Andrew Geddis, a constitutional law expert at Otago University, believes a decision that recognised Seales' right to assisted death would have lit a fire under parliament forcing it to legislate more generally on the issue. Doctors are currently exempt in certain circumstance for responsibility for the death of their patients under medical law, and he suspects the position is now unlikely to get any clearer.
"Parliament is ducking it," Geddis says. "If we really in New Zealand believe that doctors shouldn't be doing this we need to pass a clear legislative provision to say doctors cannot do this. Parliament would never do that, because 75 per cent of the population thinks they should be able to."
After Tui McBeath stopped accepting nutrition and hydration, it took her nine days to die. She was diagnosed with motor neurone disease in December 2013. She quickly lost the ability to paint - her passion. She was soon no longer able to work, or drive. For seven months before her death she was fed through a tube. She mourned the loss of every one these things that made her human, and who she was.
When she was no longer able to walk and became almost completely reliant on full time help to live, this was when she knew she was no longer happy with her quality of life. So she chose to die.
"We all really understood that right from her diagnosis that she never intended to see the disease right to the end. She always said she would know when the right time was and she would make that choice," said her daughter, Annabel McAleer.
But trying to figure out how to end her suffering before she got to that point weighed heavily on McBeath.
"She spent a long time thinking about the end and worrying about how she was going to die," said McAleer.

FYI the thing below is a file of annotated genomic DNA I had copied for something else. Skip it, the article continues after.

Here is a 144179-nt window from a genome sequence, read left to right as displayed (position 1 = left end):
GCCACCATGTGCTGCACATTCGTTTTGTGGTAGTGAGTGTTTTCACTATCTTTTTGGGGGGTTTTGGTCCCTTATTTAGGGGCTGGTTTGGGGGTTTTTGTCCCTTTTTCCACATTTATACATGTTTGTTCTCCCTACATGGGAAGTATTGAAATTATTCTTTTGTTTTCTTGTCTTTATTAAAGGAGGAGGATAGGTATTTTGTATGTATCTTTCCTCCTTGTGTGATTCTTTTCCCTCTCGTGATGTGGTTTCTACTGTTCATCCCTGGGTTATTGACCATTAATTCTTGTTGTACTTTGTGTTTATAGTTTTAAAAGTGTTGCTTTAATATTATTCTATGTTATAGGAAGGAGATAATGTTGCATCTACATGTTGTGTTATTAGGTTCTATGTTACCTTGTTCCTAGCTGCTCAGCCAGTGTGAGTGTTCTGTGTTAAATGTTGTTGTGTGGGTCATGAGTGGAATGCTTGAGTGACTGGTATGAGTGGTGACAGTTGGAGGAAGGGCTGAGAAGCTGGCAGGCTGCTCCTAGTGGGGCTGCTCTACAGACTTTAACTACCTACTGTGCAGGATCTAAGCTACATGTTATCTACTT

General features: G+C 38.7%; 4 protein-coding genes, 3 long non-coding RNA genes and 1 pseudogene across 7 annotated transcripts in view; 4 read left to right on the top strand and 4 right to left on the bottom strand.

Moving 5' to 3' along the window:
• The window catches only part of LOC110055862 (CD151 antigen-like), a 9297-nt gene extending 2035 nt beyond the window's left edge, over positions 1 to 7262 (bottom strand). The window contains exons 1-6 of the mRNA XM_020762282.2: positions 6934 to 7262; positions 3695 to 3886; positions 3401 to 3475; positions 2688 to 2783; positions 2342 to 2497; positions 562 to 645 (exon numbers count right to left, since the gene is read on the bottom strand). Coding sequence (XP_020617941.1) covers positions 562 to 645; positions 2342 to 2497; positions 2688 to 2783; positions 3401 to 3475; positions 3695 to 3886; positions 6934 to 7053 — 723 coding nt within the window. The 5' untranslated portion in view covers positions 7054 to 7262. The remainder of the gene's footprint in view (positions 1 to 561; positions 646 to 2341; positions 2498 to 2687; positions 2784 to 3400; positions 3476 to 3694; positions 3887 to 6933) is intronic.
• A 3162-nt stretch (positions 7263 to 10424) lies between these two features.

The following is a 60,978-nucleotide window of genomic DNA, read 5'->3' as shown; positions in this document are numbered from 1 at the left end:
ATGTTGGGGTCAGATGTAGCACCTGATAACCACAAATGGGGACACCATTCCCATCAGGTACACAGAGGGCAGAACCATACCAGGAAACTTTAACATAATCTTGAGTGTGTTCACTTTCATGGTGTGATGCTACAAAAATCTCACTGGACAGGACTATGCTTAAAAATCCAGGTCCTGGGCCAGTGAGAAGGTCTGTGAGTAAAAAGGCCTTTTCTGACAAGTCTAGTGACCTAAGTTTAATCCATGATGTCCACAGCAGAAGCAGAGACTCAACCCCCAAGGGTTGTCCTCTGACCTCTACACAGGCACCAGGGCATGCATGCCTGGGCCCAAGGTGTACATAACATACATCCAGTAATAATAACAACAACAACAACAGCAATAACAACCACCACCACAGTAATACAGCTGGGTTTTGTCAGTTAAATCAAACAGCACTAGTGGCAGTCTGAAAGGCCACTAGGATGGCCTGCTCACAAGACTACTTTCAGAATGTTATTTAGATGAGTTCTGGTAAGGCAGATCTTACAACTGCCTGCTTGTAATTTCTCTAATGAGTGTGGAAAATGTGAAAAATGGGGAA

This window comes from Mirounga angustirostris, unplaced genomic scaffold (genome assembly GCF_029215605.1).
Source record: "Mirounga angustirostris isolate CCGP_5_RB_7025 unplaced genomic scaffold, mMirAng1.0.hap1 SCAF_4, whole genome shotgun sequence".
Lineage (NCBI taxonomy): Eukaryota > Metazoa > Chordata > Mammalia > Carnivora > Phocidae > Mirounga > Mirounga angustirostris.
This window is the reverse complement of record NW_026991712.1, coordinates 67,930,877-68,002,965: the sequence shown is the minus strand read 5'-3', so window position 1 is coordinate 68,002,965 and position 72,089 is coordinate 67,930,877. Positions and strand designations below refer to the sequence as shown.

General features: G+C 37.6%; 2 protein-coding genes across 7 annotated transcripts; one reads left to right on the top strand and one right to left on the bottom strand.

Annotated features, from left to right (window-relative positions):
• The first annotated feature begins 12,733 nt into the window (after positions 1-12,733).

Many of the methods she researched would have required her to be in a state where her life was still worth living. Her last choice, her legal right to refuse the medical intervention required to feed her, was all she felt was left. A strong advocate for euthanasia, she wished there was another way.
"I wish there was an injection. I would rather have a quick death than one that takes weeks, with weakness, sleepiness, possible coma, having to be catheterized and probably have enemas. It's a huge unknown. I don't need that on my mind as well as everything else I'm dealing with," McBeath told her daughter as she approached death.
Now, it appears others in her situation will not have a choice either, or the relief the option to die brings
EUTHANASIA AROUND THE WORLD
Canada: In February the Supreme Court of Canada ruled 9-0 that someone suffering intolerably and permanently has the right to an assisted death.
The court suspended its judgement for 12 months to allow for parliament to make laws to reflect the decision.
Luxembourg: In 2009 Luxembourg legalised euthanasia. Terminally ill patients are given the choice to end their life after receiving the consent of two doctors and a panel of experts.
Netherlands: In 2002 the Netherlands became the first country to legalise euthanasia(in special circumstance where a person is experiencing unbearable suffering, with no prospect of improvement, and sees it as the only option).
In 2010, 3,136 people were reported as receiving an assisted death in the Netherlands.
Switzerland: Assisted suicide is permitted if the motives are "not selfish." Foreigners may seek assisted death in Switzerland; organisations such as Dignitas offer that services for a fee.
United States: Euthanasia is legal in five US states. Oregon was the first to legalise assisted death in 1997.
South Africa: In April a South African man, Robin Stransham-Ford, died naturally on the day a landmark decision by the Pretoria High Court granting him the right to an assisted death.